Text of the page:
The above discussion has centered upon one type of drive and sense:

1) drive of voltage and sense of current. There are three other possibilities:

2) drive of current and sense of voltage,

3) drive of voltage and sense of flux,

4) drive of current and sense of flux,

where flux sensing can be done a number of ways including:

a) using a sense coil Ls, or

b) using a Hall effect device. All of these share the common feature of this invention that the information contained in the drive signal does not need to be remeasured by the controller. The controller already knows the drive signal, and therefore can be made simpler than in previous systems.

The following table of system Types summarizes the possibilities:

Measured
Drive I dΦ/dt(sense coil) Φ(Hall sensor) V
I not usable 4b 4a 2
V 1 3b 3a not usable

Each of the above four systems has advantages in certain situations, which will now be elaborated.

Type 1) drive of voltage and sense of current This is probably the most obvious of the four. In fact many existing controllers drive systems with voltage and monitor the current flow. The common application of this system is the variable reluctance solenoid, where the moving element M1 is a ferromagnetic material and the coil L1 is wrapped around more ferromagnetic material. The gap is typically allowed to close all the way, but sometimes a cushion is inserted into the gap to reduce the hard landing that occurs. Unless the user reduces the current after closure, the efficiency of this system is usually poor. Not only does excessive holding current (which dissipates as heat) hurt efficiency, but the hard landing with the resultant noise and vibration can be a significant loss of energy as well.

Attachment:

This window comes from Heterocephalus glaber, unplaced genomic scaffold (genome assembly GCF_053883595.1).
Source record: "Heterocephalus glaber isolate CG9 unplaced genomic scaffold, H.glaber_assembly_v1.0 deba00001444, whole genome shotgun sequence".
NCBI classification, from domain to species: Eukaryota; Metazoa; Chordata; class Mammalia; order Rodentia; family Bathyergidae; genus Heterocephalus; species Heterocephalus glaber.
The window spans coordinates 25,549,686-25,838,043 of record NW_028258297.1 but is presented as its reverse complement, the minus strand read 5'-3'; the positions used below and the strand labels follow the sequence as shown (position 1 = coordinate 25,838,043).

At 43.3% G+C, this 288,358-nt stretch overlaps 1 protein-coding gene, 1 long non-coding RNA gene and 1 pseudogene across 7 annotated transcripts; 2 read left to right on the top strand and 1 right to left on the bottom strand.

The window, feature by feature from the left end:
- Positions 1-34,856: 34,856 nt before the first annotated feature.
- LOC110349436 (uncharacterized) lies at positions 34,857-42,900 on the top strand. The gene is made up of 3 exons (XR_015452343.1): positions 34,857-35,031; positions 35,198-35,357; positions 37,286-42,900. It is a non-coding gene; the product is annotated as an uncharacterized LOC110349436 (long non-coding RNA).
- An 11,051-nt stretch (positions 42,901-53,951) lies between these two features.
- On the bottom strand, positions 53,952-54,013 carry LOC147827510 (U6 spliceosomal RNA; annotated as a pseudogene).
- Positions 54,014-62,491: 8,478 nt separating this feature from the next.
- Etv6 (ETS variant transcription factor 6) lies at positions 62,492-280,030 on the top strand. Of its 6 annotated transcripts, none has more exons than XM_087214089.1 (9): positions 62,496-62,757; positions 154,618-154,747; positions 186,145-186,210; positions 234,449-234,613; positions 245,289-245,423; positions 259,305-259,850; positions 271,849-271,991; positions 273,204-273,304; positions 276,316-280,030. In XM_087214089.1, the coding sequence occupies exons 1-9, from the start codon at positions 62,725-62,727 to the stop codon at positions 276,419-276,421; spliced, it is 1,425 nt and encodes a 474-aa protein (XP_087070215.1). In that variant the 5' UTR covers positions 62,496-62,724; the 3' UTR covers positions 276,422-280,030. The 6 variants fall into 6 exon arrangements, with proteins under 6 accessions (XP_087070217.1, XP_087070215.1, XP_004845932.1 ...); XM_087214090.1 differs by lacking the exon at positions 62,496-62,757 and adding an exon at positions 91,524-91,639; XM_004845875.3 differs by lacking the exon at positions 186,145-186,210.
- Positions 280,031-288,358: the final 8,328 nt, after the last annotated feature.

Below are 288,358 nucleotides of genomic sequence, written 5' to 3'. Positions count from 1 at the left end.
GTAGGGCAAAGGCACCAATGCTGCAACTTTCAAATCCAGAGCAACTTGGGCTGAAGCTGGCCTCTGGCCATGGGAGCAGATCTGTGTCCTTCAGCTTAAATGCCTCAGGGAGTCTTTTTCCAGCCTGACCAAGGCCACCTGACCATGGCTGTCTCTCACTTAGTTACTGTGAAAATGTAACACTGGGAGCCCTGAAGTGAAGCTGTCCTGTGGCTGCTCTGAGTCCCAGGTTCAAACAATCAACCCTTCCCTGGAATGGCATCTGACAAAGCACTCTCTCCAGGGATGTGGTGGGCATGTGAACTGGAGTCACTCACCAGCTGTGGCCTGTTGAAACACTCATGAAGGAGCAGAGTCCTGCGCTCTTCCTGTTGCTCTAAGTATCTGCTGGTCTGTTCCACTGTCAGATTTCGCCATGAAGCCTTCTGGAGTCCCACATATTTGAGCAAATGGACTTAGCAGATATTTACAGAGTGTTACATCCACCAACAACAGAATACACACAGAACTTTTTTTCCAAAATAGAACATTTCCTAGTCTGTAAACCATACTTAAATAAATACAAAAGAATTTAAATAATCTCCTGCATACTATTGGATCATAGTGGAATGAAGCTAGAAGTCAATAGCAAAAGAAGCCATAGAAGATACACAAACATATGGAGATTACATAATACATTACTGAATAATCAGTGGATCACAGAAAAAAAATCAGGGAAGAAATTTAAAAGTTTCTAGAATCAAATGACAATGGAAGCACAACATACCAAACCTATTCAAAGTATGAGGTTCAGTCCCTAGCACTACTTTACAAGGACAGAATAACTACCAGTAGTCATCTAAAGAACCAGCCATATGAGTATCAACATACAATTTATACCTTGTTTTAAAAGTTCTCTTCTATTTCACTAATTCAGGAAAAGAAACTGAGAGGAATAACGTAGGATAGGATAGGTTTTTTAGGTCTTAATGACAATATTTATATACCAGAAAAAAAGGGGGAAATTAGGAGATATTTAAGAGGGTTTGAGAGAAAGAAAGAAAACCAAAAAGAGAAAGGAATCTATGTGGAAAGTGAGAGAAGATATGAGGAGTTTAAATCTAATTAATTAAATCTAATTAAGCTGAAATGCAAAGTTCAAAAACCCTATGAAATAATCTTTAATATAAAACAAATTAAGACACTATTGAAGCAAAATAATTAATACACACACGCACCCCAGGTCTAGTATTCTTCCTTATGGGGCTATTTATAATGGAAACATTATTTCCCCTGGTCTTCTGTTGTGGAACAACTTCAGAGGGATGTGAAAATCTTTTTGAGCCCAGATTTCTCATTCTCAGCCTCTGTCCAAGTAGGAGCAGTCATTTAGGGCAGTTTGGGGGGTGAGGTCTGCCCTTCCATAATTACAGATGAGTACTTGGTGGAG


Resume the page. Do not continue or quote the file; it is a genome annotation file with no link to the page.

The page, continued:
This new invention solves these problems. Flux and/or position can be controlled. Controlling the energy put into the system to allow a soft landing (one with little impact at closure) and restricting the energy used while the solenoid is closed to just that necessary to either hold a position or pull with a known flux creates a quiet, efficient system with little vibration and resultant wear.

In order to arrive at flux or position the user must follow these steps (FIG. 8):

a) Measure I (from Vsense and ohms law if the sensor is a simple resistor) I=Vsense/R

b) Calculate VL from equation 1.

(Note that for linear amplifier drive systems the value for Vapplied is known, since it is just the controller output 202 times whatever gain there is in the linear amplifier A1 (FIG. 2). For a PWM system the user also needs to know the power supply voltage along with the duty cycle that the controller uses. If the power supply is not constant or is not known, the controller may be required to measure it, although this measurement may be taken infrequently.)

c) Integrate VL to arrive at flux (equation 4)

d) from current and flux calculate x′ (equation 6)

e) calculate x from x′ (equation 7, or if needed, equation 8)

f) calculate an error function (err) that is the difference between the Drive Input 10, and the calculated new position x (or flux Φ if the controller parameter is to be flux). From the flux and position information the controller may then generate an appropriate output, thus closing the feedback loop and causing the system to track the control input.

The controller design can be done using any of the standard closed loop controller design methods in existence. PID (proportional/integral/derivative), fuzzy logic, feedforward, table driven, or more complicated systems can be used to generate the required drive, given the flux Φ and position x signals as inputs. It is recommended that both terms be used in a position controller, since it can be difficult to close the loop using the position X signal alone. A force or flux controller that wishes to apply a constant or varying force signal could consider ignoring the position X signal.